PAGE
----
C & C Market Research, Inc. v. Capstone Global Marketing & Research Group, Inc., et al

Filing 14

OPINION AND ORDER granting in part and denying in part 7 Motion to Dismiss for Lack of Jurisdiction, as set forth. Claims against separate defendant Catherine Paura are DISMISSED WITHOUT PREJUDICE. Signed by Honorable P. K. Holmes, III on October 29, 2015. (jas) Modified text on 10/29/2015 (jas).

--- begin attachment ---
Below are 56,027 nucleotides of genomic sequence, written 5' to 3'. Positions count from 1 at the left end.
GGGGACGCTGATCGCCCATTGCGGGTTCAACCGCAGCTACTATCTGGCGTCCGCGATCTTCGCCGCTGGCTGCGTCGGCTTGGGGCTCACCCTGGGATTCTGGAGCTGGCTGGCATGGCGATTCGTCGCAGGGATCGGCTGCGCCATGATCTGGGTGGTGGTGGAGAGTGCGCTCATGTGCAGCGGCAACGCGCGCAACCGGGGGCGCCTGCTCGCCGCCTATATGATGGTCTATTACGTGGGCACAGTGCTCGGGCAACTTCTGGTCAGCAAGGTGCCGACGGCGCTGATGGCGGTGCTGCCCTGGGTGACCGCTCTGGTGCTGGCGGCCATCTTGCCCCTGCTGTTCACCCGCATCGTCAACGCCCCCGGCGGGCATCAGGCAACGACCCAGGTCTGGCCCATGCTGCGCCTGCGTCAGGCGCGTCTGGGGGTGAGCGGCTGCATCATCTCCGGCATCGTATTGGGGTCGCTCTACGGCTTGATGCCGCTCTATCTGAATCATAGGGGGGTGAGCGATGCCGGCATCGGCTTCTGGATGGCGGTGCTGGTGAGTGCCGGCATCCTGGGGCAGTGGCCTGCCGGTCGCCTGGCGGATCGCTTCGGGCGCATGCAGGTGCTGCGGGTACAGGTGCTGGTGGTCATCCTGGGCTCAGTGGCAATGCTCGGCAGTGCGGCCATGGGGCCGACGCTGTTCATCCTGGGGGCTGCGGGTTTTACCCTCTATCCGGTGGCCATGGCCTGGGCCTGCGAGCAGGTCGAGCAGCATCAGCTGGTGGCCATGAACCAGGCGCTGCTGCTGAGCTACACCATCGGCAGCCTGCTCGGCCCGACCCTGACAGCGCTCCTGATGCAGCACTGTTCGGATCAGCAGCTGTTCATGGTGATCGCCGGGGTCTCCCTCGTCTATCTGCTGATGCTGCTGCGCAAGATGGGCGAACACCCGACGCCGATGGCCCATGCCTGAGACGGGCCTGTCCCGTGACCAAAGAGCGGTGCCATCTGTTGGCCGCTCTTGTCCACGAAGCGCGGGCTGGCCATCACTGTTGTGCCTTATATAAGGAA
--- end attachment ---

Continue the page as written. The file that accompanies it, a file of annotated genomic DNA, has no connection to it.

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IN THE UNITED STATES DISTRICT COURT WESTERN DISTRICT OF ARKANSAS FORT SMITH DIVISION C&C MARKET RESEARCH, INC. v. PLAINTIFF Case No. 2:15-CV-02153 CAPSTONE GLOBAL MARKETING & RESEARCH GROUP, INC. and CATHERINE PAURA DEFENDANTS OPINION AND ORDER Before the Court are Defendants’ Capstone Global Marketing & Research Group, Inc.’s (“Capstone”) and Catherine Paura’s joint motion to dismiss for lack of personal jurisdiction (Doc. 7) and brief in support (Doc. 8), and Plaintiff C&C Market Research, Inc.’s (“CCMR”) response (Doc. 12). For the following reasons, the Court finds that the motion to dismiss (Doc. 7) should be GRANTED IN PART and DENIED IN PART. I. Background CCMR is an Arkansas corporation with its principal place of business in Sebastian County, Arkansas. Capstone is a California corporation with its principal place of business in California. Paura serves as the Chief Executive Officer of Capstone and is also a citizen of California. Throughout 2013 and 2014, CCMR and Capstone were engaged in a business relationship during which CCMR performed research on various consumer markets, including Arkansas, for use in the film industry. The parties never entered into a formal written agreement for the services CCMR performed. CCMR brought this action alleging that Capstone has not paid the sum of $221,493.50 for services already rendered. CCMR also alleges that Paura personally guaranteed that Capstone’s debt would be paid. Defendants now bring their joint motion to dismiss for lack of personal jurisdiction pursuant to Federal Rule of Civil Procedure 12(b)(2). II. Legal Standard “To survive a motion to dismiss for lack of personal jurisdiction, a plaintiff must make a prima facie showing that personal jurisdiction exists, which is accomplished by pleading sufficient facts ‘to support a reasonable inference that the defendant[] can be subjected to jurisdiction within the state.’” K-V Pharmaceutical Co. v. J. Uriach & CIA, S.A., 648 F.3d 588, 591–92 (8th Cir. 2011) (citing Dever v. Hentzen Coatings, Inc., 380 F.3d 1070, 1072 (8th Cir. 2004)). Personal jurisdiction need not be proven by a preponderance of the evidence until trial or until the Court holds an evidentiary hearing. 1 Epps v. Stewart Info. Services Corp., 327 F.3d 642, 647 (8th Cir. 2003). “For the purposes of a prima facie showing, the court must view the evidence in the light most favorable to the plaintiff and resolve all factual conflicts in the plaintiff’s favor.” Digi-Tel Holdings, Inc. v. Proteq Telecommunications (PTE), Ltd., 89 F.3d 519, 522 (8th Cir. 1996). “Although the evidentiary showing required at the prima facie stage is minimal, the showing must be tested, not by the pleadings alone, but by the affidavits and exhibits supporting or opposing the motion.” K-V Pharmaceutical Co., 648 F.3d at 592 (quotation omitted). If conclusory allegations in a complaint are contested and the plaintiff fails to supply any factual foundation, the complaint’s conclusory allegations are insufficient to confer personal jurisdiction over a nonresident defendant. Dever, 380 F.3d at 1072–73. “Personal jurisdiction in a diversity case exists ‘only to the extent permitted by the longarm statute of the forum state and by the Due Process Clause.’” K-V Pharmaceutical Co., 648 F.3d at 592 (quoting Dever, 380 F.3d at 1072). Arkansas’s long-arm statute provides for personal jurisdiction over a defendant “to the maximum extent permitted by the due process of law clause Neither party has requested a hearing on the instant motion nor does the Court believe that any hearing is necessary. 1 2 of the Fourteenth Amendment of the United States Constitution.” Ark. Code. Ann. § 16-4-101. “Due process requires ‘minimum contacts’ between [a] non-resident defendant and the forum state such that ‘maintenance of the suit does not offend traditional notions of fair play and substantial justice.’” Burlington Indus., Inc. v. Maples Indus., Inc., 97 F.3d 1100, 1102 (8th Cir. 1996) (quoting World-Wide Volkswagen Corp. v. Woodson, 444 U.S. 286, 291–92 (1980)). “The fundamental inquiry is whether the defendant has ‘purposefully availed’ itself of the ‘benefits and protections’ of the forum state to such a degree that it ‘should reasonably anticipate being haled into court there.’” Viasystems, Inc. v. EBM-Papst St. Georgen GmbH & Co., KG, 646 F.3d 589, 594 (8th Cir. 2011) (quoting Burger King Corp. v. Rudzewicz, 471 U.S. 462, 482 (1985); WorldWide Volkswagen Corp., 444 U.S. at 297). The Eighth Circuit measures minimum contacts under a five-part test: (1) the nature and quality of the contacts with the forum state; (2) the quantity of those contacts; (3) the relation of the cause of action to the contacts; (4) the interest of the forum state in providing a forum for its residents; and (5) the convenience of the parties. Miller v. Nippon Carbon Co., Ltd., 528 F.3d 1087, 1091 (8th Cir. 2008) (citation omitted). With respect to the third factor, the Court distinguishes between specific jurisdiction and general jurisdiction. Id. Specific jurisdiction arises when a defendant purposefully directs its activities at the forum state, and the lawsuit “relates to” or “arises from” those activities. Johnson v. Arden, 614 F.3d 785, 794–95 (8th Cir. 2010). General jurisdiction, on the other hand, refers to the power of a court to hear a lawsuit against a defendant who has “continuous and systematic” contacts with the forum state, regardless of where the cause of action actually arose. Helicopteros Nacionales de Columbia, S.A. v. Hall, 466 U.S. 408, 415–16 (1984). III. Analysis 3 CCMR concedes in its response that neither Capstone nor Paura are subject to general personal jurisdiction. CCMR’s arguments are limited to specific jurisdiction based on contacts established through the parties’ business dealings for marketing research services. Therefore, the Court’s analysis deals only with whether Defendants are subject to the personal jurisdiction of this court under the specific jurisdiction framework. A. Personal Jurisdiction over Capstone It is undisputed that Capstone and CCMR had a business relationship over a course of years, which involved on-going communications and coordination, Capstone submitting payments to CCMR’s Fort Smith, Arkansas address, and at least some services being performed in Arkansas by CCMR. Given the continuing nature and extent of the parties’ business relationship, and giving CCMR its due deference on this motion to dismiss, the Court finds that the claims against Capstone should not be dismissed for lack of jurisdiction at this juncture. Defendants argue against the Court having personal jurisdiction over Capstone because the majority of CCMR’s services were performed in states other than Arkansas and because it was CCMR who regularly solicited work from Capstone. However, where services were performed is only one aspect of the course of dealing between the parties used to determine Capstone’s contacts with Arkansas, and it’s undisputed that at least some services were performed in Arkansas. Moreover, this action is related to agreements with CCMR to provide services across many states, and the dispute is not necessarily limited to services performed outside of Arkansas. As to who initiated this course of dealing, Defendants’ argument that CCMR initiated the business relationship might be more availing if the relationship had consisted of a single deal or short-term dealing. The fact that the business dealings occurred over a matter of years weighs in favor of a finding that Capstone has purposefully availed itself to the benefits and protections of Arkansas law, and a finding that it should reasonably 4 anticipate being haled into court in Arkansas for disputes over its dealings with CCMR. Accordingly, the Court finds that the motion to dismiss (Doc. 7) should be denied insofar as it seeks to dismiss the claims against Capstone for lack of personal jurisdiction. B. Personal Jurisdiction over Catherine Paura CCMR is seeking to hold Paura liable in her individual capacity for Capstone’s debts. It is clear that Paura, as CEO of Capstone, was at least somewhat involved with CCMR and Capstone’s business dealings. Specifically, the record reflects that she communicated directly with Craig Cunningham, President of CCMR, regarding Capstone’s debts. Paura also signed off on Capstone’s payments sent to CCMR’s Fort Smith, Arkansas address. CCMR also alleges in its amended complaint that “Paura personally guaranteed the debt owed to the Plaintiff” and “paid for a portion of [CCMR’s] services from personal funds” (Doc. 6, ¶¶ 3, 12), both of which Paura denies. (Doc. 7-1). In its response to the instant motion, CCMR produced a single email sent from Paura’s Capstone email address to Cunningham’s CCMR email address that explains the timeframe to expect future payments from Capstone and asks Cunningham to “please be assured that we will continue to pay you.” (Doc. 12-1). The facts and allegations before the Court are insufficient to show that Paura has the requisite minimum contacts with Arkansas. First, “telephone and mail contacts do not, standing alone, amount to minimum contacts.” Pritchett v. Evans, 430 S.W.3d 223, 227 (Ark. Ct. App. 2013) (citation omitted). Second, Paura personally guaranteeing the debts of Capstone (assuming it to be true) would not necessarily be sufficient to make the Court’s exercise of personal jurisdiction over Paura proper. See Moran v. Bombardier Credit, Inc., 839 S.W.2d 538, 542 (Ark. 1992) (finding that the single act of a nonresident defendant guaranteeing a debt between an Arkansas company and a nonresident corporation was insufficient to sustain personal jurisdiction). 5 Third, CCMR has failed to provide any legal or factual basis to impute Capstone’s contacts with Arkansas onto Paura in her individual capacity. Because of Paura’s lack of personal contacts with Arkansas, the Court can find no reasonable basis for Paura to have reasonably expected to be subjected to suit in Arkansas. Therefore, CCMR has failed to make a prima facie showing that the Court’s exercise of personal jurisdiction over Paura is proper. Accordingly, the Court finds that the motion to dismiss (Doc. 7) should be granted insofar as the claims against separate defendant Catherine Paura should be dismissed without prejudice for lack of personal jurisdiction. IV. Conclusion IT IS THEREFORE ORDERED that Defendants’ motion to dismiss (Doc. 7) is GRANTED IN PART and DENIED IN PART. The motion is GRANTED insofar as the claims against separate defendant Catherine Paura are DISMISSED WITHOUT PREJUDICE for lack of personal jurisdiction over Paura. The motion is DENIED insofar as the claims against separate defendant Capstone Global Marketing & Research Group, Inc. remain pending. IT IS SO ORDERED this 29th day of October, 2015. /s/P. K. Holmes, III P.K. HOLMES, III CHIEF U.S. DISTRICT JUDGE 6